Kia Picanto review (2005-2011)
The Picanto is great value and competent.
Driving The Picanto is very capable on open roads. The skinny tyres provide decent grip, and although body control could be kept in better check, it feels competent when pushed hard. It’s stable at motorway speeds too, even if wind noise can be a little intrusive. The ride is less successful, proving a little underdamped. The Kia tends to skip and bounce over potholes and uneven surfaces. There’s little feedback through the steering, but the Picanto is easy to manoeuvre into tight spaces. However, the 64bhp 1.1-litre engine hardly makes it a performance car. Acceleration is not glittering, though in-gear performance is better – even if, at high revs, the unit is short on refinement and not particularly peasant to use. The throttle is also over-sensitive. It’s quieter both at idle and on the move.
Marketplace The Picanto is Kia’s best-selling model in the UK. It was facelifted in 2007, though the changes weren’t too radical – the biggest difference was a new front end, with round headlights, softer bumpers and a redesigned grille. Every panel from the windscreen back remained the same, though the rear light clusters were also altered. The six-strong model line-up consists of a five-door bodystyle, with two engines (1.0-litre and 1.1-litre) and a choice of four trims: base, 2, Ice and 3. Rivals include the Citroen C1 (plus Peugeot and Toyota alternatives), Ford Ka, Fiat Panda, Smart Fortwo and Hyundai i10.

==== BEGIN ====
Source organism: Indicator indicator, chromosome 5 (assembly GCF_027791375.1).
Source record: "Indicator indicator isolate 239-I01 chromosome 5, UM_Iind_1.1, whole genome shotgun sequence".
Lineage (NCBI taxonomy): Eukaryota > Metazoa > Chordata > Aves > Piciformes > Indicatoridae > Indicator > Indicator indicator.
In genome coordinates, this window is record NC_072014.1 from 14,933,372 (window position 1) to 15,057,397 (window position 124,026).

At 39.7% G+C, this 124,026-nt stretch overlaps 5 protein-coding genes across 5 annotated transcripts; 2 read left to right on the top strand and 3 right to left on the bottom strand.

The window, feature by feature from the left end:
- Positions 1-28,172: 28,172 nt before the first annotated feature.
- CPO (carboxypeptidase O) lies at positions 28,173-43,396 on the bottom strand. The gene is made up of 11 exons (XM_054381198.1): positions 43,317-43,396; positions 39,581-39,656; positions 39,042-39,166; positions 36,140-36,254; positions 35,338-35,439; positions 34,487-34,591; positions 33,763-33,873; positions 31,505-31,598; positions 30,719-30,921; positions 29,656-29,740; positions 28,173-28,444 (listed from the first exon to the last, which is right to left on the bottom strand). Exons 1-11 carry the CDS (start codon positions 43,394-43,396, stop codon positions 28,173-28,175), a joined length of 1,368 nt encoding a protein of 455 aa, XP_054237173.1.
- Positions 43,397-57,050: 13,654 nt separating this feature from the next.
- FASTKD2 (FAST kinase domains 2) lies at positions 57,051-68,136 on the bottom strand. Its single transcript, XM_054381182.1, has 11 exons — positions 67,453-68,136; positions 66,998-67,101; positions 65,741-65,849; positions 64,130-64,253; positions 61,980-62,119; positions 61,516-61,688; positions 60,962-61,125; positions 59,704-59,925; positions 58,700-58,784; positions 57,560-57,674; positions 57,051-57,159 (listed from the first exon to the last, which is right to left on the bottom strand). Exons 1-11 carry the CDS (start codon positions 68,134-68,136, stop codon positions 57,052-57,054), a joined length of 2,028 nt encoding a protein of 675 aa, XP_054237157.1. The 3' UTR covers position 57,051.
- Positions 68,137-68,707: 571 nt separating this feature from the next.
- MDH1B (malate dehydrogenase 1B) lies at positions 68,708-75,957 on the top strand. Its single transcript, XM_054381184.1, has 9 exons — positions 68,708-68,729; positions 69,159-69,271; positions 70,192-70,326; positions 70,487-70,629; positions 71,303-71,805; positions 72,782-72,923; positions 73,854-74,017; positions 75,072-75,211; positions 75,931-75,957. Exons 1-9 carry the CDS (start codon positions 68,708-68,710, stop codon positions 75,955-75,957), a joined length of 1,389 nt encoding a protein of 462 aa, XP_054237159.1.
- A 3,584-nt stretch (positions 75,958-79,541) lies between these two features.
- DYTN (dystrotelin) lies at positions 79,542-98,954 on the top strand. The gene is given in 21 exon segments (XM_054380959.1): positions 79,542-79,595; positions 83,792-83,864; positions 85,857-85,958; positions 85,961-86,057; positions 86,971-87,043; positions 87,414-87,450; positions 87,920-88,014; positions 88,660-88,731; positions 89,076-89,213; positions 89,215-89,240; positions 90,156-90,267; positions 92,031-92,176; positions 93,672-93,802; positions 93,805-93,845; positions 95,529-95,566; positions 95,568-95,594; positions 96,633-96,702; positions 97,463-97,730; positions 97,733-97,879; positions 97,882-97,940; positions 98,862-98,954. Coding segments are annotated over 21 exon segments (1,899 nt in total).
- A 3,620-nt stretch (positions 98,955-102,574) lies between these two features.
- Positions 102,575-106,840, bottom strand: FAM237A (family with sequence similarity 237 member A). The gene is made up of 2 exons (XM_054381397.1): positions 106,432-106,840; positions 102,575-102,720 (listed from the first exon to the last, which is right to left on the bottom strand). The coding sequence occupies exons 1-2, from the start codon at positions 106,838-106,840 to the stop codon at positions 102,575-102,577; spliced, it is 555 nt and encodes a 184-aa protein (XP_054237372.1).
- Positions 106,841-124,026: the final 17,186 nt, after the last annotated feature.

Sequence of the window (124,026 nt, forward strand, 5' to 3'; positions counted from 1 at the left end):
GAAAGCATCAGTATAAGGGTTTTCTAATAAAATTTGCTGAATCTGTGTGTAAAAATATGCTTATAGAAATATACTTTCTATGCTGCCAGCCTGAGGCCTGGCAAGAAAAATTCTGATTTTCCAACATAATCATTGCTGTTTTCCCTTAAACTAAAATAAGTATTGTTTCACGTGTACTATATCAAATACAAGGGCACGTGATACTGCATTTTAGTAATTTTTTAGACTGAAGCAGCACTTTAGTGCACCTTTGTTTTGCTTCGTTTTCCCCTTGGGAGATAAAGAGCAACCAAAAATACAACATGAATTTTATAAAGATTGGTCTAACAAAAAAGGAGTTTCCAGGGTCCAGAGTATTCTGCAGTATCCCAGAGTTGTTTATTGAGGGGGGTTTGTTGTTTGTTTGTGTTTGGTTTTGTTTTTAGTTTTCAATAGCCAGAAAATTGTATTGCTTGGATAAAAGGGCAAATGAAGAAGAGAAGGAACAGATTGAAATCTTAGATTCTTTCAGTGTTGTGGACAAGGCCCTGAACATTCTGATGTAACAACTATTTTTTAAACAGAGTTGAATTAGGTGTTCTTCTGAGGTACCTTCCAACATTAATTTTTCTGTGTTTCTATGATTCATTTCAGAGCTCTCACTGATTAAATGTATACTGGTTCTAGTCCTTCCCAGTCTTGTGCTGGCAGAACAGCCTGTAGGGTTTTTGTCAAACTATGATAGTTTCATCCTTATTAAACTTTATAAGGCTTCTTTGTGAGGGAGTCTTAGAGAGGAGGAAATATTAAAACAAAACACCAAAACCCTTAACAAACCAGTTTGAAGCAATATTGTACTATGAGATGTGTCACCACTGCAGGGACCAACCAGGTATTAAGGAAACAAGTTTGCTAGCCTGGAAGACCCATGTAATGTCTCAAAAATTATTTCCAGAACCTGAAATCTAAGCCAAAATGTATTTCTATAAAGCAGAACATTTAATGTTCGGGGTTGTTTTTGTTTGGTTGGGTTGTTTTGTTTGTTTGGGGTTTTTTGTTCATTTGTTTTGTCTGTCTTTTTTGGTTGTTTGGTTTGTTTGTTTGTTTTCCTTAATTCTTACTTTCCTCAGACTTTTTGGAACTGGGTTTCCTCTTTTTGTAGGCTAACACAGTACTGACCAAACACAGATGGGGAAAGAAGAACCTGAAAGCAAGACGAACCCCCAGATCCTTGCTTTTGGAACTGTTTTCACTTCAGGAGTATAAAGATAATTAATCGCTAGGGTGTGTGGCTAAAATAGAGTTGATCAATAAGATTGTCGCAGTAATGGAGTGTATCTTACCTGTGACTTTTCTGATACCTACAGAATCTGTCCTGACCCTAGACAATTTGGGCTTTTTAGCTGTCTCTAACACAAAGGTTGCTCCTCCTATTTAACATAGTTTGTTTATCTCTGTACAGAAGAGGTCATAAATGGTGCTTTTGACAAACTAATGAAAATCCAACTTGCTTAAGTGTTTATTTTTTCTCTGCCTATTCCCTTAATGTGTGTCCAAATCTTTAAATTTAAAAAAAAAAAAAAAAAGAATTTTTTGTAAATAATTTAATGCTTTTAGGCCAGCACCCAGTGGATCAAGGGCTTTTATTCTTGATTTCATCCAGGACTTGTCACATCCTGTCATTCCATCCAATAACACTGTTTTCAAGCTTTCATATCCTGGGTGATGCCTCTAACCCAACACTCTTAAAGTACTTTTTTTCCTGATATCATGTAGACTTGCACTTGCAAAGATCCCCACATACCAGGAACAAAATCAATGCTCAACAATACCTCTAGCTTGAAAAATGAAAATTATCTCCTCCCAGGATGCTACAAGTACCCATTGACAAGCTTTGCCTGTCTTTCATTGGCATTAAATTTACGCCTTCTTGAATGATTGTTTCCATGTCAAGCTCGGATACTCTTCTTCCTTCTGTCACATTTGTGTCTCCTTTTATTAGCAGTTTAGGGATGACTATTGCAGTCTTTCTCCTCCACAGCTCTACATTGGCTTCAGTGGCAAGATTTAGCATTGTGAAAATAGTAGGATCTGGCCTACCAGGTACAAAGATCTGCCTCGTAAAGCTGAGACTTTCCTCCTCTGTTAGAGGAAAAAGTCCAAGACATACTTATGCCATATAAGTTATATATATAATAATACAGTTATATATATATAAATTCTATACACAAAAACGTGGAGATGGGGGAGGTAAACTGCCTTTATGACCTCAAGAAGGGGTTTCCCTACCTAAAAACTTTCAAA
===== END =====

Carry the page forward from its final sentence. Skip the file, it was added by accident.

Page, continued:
Owning The facelifted Picanto’s biggest changes were made inside. It features an all-black dash and door trims, a sporty steering wheel and dials backlit in orange. The driving position is good, too, with rake adjustment for the steering wheel and a height-adjustable seat. There’s also decent passenger space in the rear, while the 157-litre boot is good and cabin stowage space is useful, too. However, the cabin does feel a little narrow – rear shoulder room can feel tight. The Picanto’s trump card is its excellent value for money. Prices are low and equipment levels are high. Just bear in mind the Korean comes with only two airbags, and achieved a three-star Euro NCAP crash test rating. Economy seems decent though (the 1.1-litre averaged 44mpg in our hands) and retained values impress; they average around 46 per cent.